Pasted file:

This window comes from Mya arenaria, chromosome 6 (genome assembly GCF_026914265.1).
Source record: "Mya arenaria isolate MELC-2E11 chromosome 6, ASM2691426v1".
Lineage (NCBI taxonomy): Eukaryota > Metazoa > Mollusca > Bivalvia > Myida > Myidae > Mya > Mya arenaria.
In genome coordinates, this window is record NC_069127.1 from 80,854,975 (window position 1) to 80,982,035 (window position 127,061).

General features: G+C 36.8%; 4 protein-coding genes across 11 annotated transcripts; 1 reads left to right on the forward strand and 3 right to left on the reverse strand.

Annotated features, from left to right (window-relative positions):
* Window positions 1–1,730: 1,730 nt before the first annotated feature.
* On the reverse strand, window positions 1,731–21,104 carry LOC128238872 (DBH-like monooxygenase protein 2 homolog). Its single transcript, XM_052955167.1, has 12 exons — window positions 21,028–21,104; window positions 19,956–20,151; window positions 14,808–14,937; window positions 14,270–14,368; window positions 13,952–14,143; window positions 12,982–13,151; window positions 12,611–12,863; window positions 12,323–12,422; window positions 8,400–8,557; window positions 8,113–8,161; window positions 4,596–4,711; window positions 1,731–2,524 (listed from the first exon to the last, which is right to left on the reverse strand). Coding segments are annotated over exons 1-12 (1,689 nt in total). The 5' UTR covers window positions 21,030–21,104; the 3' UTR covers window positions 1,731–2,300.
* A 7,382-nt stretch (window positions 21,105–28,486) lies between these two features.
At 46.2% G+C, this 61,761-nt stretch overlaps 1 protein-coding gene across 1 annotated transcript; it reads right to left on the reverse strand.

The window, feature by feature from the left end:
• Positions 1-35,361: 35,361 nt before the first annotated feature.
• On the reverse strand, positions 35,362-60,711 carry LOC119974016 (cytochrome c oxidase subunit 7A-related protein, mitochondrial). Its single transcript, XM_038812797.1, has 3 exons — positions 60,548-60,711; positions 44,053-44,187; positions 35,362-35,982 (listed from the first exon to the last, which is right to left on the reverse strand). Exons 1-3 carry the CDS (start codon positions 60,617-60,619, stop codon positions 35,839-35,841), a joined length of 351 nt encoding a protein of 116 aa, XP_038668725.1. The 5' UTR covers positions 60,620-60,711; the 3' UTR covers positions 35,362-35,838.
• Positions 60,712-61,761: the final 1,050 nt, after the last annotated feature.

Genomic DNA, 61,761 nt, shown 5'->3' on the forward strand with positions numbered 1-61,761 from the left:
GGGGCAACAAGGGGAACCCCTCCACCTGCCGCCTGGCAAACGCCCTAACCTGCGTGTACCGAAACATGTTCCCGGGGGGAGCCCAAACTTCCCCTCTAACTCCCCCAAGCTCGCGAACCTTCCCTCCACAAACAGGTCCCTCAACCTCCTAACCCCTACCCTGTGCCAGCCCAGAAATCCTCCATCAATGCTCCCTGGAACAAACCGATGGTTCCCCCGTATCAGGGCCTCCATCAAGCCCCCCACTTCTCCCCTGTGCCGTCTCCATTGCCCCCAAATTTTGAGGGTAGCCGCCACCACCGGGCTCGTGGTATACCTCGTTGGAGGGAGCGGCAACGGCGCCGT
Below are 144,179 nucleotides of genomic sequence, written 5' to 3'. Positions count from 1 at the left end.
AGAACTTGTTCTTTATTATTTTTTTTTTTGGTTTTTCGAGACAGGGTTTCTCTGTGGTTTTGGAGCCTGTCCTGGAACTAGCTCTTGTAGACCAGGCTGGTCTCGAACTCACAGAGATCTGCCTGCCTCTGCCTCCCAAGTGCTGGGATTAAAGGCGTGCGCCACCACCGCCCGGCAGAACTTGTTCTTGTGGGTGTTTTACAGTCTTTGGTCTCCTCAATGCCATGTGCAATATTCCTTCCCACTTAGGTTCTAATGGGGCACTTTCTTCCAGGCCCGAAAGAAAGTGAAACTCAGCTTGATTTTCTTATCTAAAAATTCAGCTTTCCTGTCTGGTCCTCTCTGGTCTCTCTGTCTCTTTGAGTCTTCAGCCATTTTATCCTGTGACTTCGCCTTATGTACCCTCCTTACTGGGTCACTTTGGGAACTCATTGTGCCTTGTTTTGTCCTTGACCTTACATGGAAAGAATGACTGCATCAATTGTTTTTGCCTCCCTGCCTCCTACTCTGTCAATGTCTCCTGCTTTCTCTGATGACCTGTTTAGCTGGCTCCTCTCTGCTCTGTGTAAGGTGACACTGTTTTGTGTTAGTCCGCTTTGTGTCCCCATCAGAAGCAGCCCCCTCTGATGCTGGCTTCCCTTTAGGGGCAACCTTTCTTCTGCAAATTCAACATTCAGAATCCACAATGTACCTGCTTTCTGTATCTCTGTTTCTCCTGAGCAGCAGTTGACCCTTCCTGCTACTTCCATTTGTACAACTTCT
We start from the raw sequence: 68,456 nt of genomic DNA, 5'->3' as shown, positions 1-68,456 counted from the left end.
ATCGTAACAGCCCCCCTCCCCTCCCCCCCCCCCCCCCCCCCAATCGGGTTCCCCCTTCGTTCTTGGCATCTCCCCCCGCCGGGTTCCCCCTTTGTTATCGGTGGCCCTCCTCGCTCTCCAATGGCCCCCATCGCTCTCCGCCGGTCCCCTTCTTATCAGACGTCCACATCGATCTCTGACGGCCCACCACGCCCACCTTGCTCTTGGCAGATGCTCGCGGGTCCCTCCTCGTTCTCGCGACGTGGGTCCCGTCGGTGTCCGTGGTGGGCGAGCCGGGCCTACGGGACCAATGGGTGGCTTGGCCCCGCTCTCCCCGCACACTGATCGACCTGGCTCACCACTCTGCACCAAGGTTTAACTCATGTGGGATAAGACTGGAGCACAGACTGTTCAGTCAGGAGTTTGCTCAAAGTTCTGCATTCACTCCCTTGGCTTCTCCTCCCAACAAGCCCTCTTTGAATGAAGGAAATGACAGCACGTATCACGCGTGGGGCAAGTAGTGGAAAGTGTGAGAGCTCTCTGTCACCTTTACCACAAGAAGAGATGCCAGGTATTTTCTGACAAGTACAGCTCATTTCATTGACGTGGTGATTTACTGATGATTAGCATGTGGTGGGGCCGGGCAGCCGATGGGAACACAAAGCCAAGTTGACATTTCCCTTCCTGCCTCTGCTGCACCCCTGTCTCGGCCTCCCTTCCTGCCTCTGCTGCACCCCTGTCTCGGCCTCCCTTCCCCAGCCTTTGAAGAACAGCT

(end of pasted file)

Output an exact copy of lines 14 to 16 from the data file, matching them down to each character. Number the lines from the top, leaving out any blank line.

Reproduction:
• Positions 60,712-61,761: the final 1,050 nt, after the last annotated feature.

Genomic DNA, 61,761 nt, shown 5'->3' on the forward strand with positions numbered 1-61,761 from the left:
GGGGCAACAAGGGGAACCCCTCCACCTGCCGCCTGGCAAACGCCCTAACCTGCGTGTACCGAAACATGTTCCCGGGGGGAGCCCAAACTTCCCCTCTAACTCCCCCAAGCTCGCGAACCTTCCCTCCACAAACAGGTCCCTCAACCTCCTAACCCCTACCCTGTGCCAGCCCAGAAATCCTCCATCAATGCTCCCTGGAACAAACCGATGGTTCCCCCGTATCAGGGCCTCCATCAAGCCCCCCACTTCTCCCCTGTGCCGTCTCCATTGCCCCCAAATTTTGAGGGTAGCCGCCACCACCGGGCTCGTGGTATACCTCGTTGGAGGGAGCGGCAACGGCGCCGT